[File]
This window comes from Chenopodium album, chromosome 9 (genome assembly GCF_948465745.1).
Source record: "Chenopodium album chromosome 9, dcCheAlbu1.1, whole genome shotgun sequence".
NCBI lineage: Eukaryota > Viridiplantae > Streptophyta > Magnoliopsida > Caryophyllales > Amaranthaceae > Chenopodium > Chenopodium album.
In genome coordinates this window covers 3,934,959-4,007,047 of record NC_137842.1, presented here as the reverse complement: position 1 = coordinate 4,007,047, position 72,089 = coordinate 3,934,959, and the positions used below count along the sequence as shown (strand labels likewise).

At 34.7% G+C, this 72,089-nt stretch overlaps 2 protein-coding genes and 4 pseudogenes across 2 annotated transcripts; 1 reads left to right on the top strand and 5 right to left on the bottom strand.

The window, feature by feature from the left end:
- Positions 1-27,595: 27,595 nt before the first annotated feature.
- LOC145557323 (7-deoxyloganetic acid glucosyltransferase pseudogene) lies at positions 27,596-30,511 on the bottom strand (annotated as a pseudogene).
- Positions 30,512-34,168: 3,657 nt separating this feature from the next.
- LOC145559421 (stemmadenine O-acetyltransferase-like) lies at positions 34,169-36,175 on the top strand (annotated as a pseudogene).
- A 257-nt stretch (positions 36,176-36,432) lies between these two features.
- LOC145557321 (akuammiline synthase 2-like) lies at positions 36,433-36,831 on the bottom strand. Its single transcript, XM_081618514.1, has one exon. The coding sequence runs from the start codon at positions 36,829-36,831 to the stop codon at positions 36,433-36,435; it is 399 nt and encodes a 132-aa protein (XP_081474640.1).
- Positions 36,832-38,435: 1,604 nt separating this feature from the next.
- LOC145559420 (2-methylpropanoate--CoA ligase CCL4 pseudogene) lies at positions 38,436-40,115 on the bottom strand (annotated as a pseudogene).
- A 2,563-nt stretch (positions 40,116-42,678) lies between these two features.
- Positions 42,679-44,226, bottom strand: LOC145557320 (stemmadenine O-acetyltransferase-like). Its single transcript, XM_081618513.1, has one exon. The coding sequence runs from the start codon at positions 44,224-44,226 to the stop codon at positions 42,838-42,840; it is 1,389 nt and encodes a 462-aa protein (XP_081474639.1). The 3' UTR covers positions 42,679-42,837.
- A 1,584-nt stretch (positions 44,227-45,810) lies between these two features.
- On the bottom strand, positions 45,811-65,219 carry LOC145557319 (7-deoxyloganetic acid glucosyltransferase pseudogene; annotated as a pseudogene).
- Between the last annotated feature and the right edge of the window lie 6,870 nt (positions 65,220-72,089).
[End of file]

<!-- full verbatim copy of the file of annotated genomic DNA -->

This window comes from Chenopodium album, chromosome 9 (genome assembly GCF_948465745.1).
Source record: "Chenopodium album chromosome 9, dcCheAlbu1.1, whole genome shotgun sequence".
NCBI lineage: Eukaryota > Viridiplantae > Streptophyta > Magnoliopsida > Caryophyllales > Amaranthaceae > Chenopodium > Chenopodium album.
In genome coordinates this window covers 3,934,959-4,007,047 of record NC_137842.1, presented here as the reverse complement: position 1 = coordinate 4,007,047, position 72,089 = coordinate 3,934,959, and the positions used below count along the sequence as shown (strand labels likewise).

At 34.7% G+C, this 72,089-nt stretch overlaps 2 protein-coding genes and 4 pseudogenes across 2 annotated transcripts; 1 reads left to right on the top strand and 5 right to left on the bottom strand.

The window, feature by feature from the left end:
- Positions 1-27,595: 27,595 nt before the first annotated feature.
- LOC145557323 (7-deoxyloganetic acid glucosyltransferase pseudogene) lies at positions 27,596-30,511 on the bottom strand (annotated as a pseudogene).
- Positions 30,512-34,168: 3,657 nt separating this feature from the next.
- LOC145559421 (stemmadenine O-acetyltransferase-like) lies at positions 34,169-36,175 on the top strand (annotated as a pseudogene).
- A 257-nt stretch (positions 36,176-36,432) lies between these two features.
- LOC145557321 (akuammiline synthase 2-like) lies at positions 36,433-36,831 on the bottom strand. Its single transcript, XM_081618514.1, has one exon. The coding sequence runs from the start codon at positions 36,829-36,831 to the stop codon at positions 36,433-36,435; it is 399 nt and encodes a 132-aa protein (XP_081474640.1).
- Positions 36,832-38,435: 1,604 nt separating this feature from the next.
- LOC145559420 (2-methylpropanoate--CoA ligase CCL4 pseudogene) lies at positions 38,436-40,115 on the bottom strand (annotated as a pseudogene).
- A 2,563-nt stretch (positions 40,116-42,678) lies between these two features.
- Positions 42,679-44,226, bottom strand: LOC145557320 (stemmadenine O-acetyltransferase-like). Its single transcript, XM_081618513.1, has one exon. The coding sequence runs from the start codon at positions 44,224-44,226 to the stop codon at positions 42,838-42,840; it is 1,389 nt and encodes a 462-aa protein (XP_081474639.1). The 3' UTR covers positions 42,679-42,837.
- A 1,584-nt stretch (positions 44,227-45,810) lies between these two features.
- On the bottom strand, positions 45,811-65,219 carry LOC145557319 (7-deoxyloganetic acid glucosyltransferase pseudogene; annotated as a pseudogene).
- Between the last annotated feature and the right edge of the window lie 6,870 nt (positions 65,220-72,089).